Senator Tammy Baldwin spent her Wednesday visiting communities in Door and Kewaunee counties to discuss a variety of issues impacting residents while the U.S. Senate is on its August recess. The senator’s day started in Casco where she met with officials from the village and its partners at nSight and Cellcom to bring fiber internet to the area. The village received grants from the Public Service Commission of Wisconsin to get the project underway to over 250 addresses. Approximately 78 percent of the village is finished despite the village, nSight, and Cellcom agreeing to terms less than a year ago. The development means Village Clerk Tammy Skarban can be more efficient in her duties as her internet speeds increased from 1.5 MB to over 900 MB thanks to the upgrade. It is more personal for Casco resident Kevin Lampe, who joked first about using his new internet connection to play video games before saying the ability for his son with special needs to be able to connect with his ailing father via video calling was the most important. Baldwin says while the internet should be considered as infrastructure, it is virtually invisible compared to roads, bridges, and pipelines.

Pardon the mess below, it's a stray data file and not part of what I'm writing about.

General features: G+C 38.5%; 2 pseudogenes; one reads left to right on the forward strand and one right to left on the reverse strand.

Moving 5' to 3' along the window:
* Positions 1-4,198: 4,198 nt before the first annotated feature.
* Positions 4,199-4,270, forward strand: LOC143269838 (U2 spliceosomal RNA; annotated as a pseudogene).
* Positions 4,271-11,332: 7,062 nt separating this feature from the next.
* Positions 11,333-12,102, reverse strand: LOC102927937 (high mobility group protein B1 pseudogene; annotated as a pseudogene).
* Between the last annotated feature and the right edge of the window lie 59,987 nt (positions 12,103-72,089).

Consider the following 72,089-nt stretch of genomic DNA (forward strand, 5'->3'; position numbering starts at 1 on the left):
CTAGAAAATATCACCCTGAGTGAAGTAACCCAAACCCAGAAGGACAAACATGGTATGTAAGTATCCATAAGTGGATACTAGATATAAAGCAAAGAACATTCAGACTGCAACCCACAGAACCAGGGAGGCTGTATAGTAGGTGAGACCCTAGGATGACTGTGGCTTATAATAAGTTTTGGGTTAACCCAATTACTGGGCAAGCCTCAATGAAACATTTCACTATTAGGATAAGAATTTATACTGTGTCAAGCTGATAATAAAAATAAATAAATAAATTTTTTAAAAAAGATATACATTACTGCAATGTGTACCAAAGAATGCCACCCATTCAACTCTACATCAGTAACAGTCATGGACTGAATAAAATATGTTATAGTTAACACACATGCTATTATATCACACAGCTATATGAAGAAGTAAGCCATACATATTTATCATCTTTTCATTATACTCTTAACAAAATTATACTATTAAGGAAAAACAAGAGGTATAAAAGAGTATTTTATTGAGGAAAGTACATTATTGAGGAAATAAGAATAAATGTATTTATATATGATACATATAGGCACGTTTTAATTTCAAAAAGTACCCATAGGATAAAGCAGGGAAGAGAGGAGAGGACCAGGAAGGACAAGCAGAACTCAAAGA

The Democratic senator headed north after her discussion in Casco to Sturgeon Bay, where she toured the Door County Maritime Museum before having a similar roundtable discussion with community leaders. While broadband was on the agenda, topics like childcare, affordable housing, and behavioral health also took center stage. Baldwin heard sober statistics like the high percentage of income going towards childcare, the low success rate of the aerial deployment of broadband, and the growth of fentanyl abuse in Door County. In her closing comments, Baldwin says connecting with local leaders helps her do her job better.
Baldwin said her visit to Sturgeon Bay’s west side coincided with grants she helped champion that will support the Door County Maritime Museum’s Jim Kress Maritime Tower and Tug John Purves and the Door County Granary.